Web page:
IN 1919, reigning PGA champion Jim Barnes put out the first “modern” golf-instruction book. It was called Picture Analysis of Golf Strokes, and it gave the average golfer a chance to see how the best players swung the club. In the hundred years since, almost everything about the game has changed—including how we learn from the best. Now technology is helping to clarify what photos and videos from the 1920s to the 1990s could only hint at. At GolfTEC, we’ve measured hundreds of thousands of swings from the time our first teaching center opened in Denver in 1996. (We now have more than 850 instructors and about 200 locations in the U.S.) By crunching and decoding the data from all those players over 23 years, and comparing it to the same measurements captured from more than 200 tour players, we’ve been able to identify the specific swing movements and skills that separates average players from good ones, and good ones from elite ones. —WITH MATTHEW RUDY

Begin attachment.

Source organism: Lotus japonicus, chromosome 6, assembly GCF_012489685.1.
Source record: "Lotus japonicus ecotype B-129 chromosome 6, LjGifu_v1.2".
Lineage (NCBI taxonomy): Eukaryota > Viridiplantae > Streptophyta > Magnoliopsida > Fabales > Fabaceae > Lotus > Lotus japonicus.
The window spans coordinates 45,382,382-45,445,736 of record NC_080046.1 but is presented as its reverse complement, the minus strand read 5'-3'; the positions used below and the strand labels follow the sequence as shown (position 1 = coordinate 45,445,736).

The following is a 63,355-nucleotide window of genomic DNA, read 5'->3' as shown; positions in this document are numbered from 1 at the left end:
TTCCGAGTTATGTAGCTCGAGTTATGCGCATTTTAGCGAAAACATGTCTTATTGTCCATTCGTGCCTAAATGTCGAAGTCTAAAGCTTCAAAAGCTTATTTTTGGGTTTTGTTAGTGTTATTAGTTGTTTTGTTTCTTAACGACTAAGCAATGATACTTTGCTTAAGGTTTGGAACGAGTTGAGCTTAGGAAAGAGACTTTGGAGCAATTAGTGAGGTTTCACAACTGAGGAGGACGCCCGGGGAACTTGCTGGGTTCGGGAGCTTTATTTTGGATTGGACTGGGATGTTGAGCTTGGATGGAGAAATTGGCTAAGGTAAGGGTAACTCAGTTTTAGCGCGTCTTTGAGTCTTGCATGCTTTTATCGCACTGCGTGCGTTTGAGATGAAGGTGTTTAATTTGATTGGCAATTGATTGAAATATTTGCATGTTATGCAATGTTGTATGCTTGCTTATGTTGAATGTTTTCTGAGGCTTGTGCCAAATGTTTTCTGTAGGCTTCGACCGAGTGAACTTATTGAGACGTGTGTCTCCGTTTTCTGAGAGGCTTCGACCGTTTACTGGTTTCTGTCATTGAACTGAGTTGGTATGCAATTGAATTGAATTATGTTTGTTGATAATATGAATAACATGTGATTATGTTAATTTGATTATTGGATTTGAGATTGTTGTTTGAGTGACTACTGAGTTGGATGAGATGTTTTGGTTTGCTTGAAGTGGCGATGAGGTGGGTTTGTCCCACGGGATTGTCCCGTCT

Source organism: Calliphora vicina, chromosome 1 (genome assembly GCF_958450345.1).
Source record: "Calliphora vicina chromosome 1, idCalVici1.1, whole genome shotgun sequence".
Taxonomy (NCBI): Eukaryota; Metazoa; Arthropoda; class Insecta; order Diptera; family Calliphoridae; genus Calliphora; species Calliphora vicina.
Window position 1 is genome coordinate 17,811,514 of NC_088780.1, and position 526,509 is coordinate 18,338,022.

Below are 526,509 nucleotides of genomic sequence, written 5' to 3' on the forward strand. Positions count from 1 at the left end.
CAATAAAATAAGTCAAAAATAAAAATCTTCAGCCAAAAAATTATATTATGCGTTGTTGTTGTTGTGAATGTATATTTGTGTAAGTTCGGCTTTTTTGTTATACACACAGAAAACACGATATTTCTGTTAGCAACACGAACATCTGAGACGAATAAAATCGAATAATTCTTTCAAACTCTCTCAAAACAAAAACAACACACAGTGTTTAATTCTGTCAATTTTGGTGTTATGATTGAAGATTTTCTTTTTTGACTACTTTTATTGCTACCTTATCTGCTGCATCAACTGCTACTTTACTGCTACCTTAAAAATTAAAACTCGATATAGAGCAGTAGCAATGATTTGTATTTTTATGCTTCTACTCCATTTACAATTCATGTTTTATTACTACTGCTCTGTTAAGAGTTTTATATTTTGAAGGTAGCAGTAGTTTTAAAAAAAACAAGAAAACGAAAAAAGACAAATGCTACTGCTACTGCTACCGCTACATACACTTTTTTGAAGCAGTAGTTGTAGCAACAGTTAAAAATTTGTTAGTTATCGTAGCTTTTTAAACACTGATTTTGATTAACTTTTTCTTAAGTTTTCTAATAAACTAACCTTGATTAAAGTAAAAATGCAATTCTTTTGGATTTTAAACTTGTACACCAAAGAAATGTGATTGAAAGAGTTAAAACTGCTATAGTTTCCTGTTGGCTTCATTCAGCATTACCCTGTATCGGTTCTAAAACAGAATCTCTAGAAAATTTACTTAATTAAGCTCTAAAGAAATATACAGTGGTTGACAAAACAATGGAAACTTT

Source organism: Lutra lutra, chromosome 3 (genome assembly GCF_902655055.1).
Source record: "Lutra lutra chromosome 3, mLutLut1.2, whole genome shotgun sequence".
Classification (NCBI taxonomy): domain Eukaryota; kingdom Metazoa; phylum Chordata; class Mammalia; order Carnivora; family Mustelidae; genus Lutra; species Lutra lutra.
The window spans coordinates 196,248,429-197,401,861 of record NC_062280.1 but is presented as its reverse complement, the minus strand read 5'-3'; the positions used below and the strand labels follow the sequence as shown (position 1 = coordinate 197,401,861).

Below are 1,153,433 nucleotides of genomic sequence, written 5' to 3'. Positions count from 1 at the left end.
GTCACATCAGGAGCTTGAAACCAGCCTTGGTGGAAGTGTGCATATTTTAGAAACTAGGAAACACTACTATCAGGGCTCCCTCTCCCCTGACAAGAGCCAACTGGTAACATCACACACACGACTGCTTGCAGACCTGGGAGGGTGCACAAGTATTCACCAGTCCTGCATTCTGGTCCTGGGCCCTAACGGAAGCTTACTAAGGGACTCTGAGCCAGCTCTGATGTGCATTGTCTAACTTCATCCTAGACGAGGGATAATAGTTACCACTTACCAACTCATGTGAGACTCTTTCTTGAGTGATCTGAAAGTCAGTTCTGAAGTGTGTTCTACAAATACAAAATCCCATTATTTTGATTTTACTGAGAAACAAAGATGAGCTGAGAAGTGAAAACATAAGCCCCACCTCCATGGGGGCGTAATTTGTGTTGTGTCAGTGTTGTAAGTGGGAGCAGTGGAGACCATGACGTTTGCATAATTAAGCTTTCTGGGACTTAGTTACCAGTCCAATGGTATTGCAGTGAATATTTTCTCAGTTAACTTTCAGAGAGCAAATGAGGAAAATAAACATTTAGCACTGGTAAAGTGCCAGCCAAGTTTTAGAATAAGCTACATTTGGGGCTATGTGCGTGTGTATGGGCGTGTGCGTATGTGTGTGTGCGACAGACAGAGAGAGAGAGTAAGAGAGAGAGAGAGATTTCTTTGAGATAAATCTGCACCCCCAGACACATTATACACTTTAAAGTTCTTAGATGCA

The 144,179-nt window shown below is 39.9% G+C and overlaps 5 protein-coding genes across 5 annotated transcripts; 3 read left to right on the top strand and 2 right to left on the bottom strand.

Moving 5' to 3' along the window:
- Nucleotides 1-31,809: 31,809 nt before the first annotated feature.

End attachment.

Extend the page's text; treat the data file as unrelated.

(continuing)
You’ve probably heard that golf swings are like fingerprints, and each player is different. That can be discouraging because it seems like no advice you might get would be perfect just for you. But the takeaways from all that number-crunching we’ve been doing strongly suggest otherwise.
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